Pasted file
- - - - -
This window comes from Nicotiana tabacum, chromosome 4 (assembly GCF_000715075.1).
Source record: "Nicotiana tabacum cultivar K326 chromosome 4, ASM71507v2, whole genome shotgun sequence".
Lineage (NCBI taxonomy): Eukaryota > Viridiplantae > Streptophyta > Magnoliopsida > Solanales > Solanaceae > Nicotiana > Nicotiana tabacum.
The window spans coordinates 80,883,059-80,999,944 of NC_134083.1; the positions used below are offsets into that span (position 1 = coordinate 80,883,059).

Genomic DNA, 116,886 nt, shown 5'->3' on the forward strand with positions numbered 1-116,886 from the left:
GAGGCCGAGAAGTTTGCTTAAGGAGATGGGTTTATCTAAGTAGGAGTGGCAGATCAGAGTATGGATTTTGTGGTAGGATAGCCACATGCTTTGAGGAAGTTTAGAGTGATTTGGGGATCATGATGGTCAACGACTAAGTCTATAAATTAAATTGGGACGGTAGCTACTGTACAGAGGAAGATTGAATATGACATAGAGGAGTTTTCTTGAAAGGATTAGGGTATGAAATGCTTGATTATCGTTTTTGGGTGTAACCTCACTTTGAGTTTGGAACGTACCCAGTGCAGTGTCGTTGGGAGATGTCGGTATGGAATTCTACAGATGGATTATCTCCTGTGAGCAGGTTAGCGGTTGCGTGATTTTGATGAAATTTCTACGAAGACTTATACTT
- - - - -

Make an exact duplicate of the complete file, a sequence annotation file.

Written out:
This window comes from Nicotiana tabacum, chromosome 4 (assembly GCF_000715075.1).
Source record: "Nicotiana tabacum cultivar K326 chromosome 4, ASM71507v2, whole genome shotgun sequence".
Lineage (NCBI taxonomy): Eukaryota > Viridiplantae > Streptophyta > Magnoliopsida > Solanales > Solanaceae > Nicotiana > Nicotiana tabacum.
The window spans coordinates 80,883,059-80,999,944 of NC_134083.1; the positions used below are offsets into that span (position 1 = coordinate 80,883,059).

Genomic DNA, 116,886 nt, shown 5'->3' on the forward strand with positions numbered 1-116,886 from the left:
GAGGCCGAGAAGTTTGCTTAAGGAGATGGGTTTATCTAAGTAGGAGTGGCAGATCAGAGTATGGATTTTGTGGTAGGATAGCCACATGCTTTGAGGAAGTTTAGAGTGATTTGGGGATCATGATGGTCAACGACTAAGTCTATAAATTAAATTGGGACGGTAGCTACTGTACAGAGGAAGATTGAATATGACATAGAGGAGTTTTCTTGAAAGGATTAGGGTATGAAATGCTTGATTATCGTTTTTGGGTGTAACCTCACTTTGAGTTTGGAACGTACCCAGTGCAGTGTCGTTGGGAGATGTCGGTATGGAATTCTACAGATGGATTATCTCCTGTGAGCAGGTTAGCGGTTGCGTGATTTTGATGAAATTTCTACGAAGACTTATACTT